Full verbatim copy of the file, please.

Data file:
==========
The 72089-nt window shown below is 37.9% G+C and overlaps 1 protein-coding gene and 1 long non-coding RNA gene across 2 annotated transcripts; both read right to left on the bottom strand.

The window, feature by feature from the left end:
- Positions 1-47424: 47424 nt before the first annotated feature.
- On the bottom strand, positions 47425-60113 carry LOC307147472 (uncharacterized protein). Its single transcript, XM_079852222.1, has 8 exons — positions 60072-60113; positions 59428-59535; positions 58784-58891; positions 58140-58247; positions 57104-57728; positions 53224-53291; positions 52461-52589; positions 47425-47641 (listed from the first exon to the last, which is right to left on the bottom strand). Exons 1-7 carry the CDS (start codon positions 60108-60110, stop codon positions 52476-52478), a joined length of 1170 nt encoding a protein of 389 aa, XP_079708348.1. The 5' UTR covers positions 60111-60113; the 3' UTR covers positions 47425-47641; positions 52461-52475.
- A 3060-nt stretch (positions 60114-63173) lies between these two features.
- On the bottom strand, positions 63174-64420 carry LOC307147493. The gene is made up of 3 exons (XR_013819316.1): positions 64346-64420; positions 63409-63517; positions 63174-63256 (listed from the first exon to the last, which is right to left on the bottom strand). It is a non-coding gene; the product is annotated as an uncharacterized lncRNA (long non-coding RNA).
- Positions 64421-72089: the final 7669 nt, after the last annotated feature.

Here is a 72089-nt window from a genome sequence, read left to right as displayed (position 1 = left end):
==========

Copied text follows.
The 72089-nt window shown below is 37.9% G+C and overlaps 1 protein-coding gene and 1 long non-coding RNA gene across 2 annotated transcripts; both read right to left on the bottom strand.

The window, feature by feature from the left end:
- Positions 1-47424: 47424 nt before the first annotated feature.
- On the bottom strand, positions 47425-60113 carry LOC307147472 (uncharacterized protein). Its single transcript, XM_079852222.1, has 8 exons — positions 60072-60113; positions 59428-59535; positions 58784-58891; positions 58140-58247; positions 57104-57728; positions 53224-53291; positions 52461-52589; positions 47425-47641 (listed from the first exon to the last, which is right to left on the bottom strand). Exons 1-7 carry the CDS (start codon positions 60108-60110, stop codon positions 52476-52478), a joined length of 1170 nt encoding a protein of 389 aa, XP_079708348.1. The 5' UTR covers positions 60111-60113; the 3' UTR covers positions 47425-47641; positions 52461-52475.
- A 3060-nt stretch (positions 60114-63173) lies between these two features.
- On the bottom strand, positions 63174-64420 carry LOC307147493. The gene is made up of 3 exons (XR_013819316.1): positions 64346-64420; positions 63409-63517; positions 63174-63256 (listed from the first exon to the last, which is right to left on the bottom strand). It is a non-coding gene; the product is annotated as an uncharacterized lncRNA (long non-coding RNA).
- Positions 64421-72089: the final 7669 nt, after the last annotated feature.

Here is a 72089-nt window from a genome sequence, read left to right as displayed (position 1 = left end):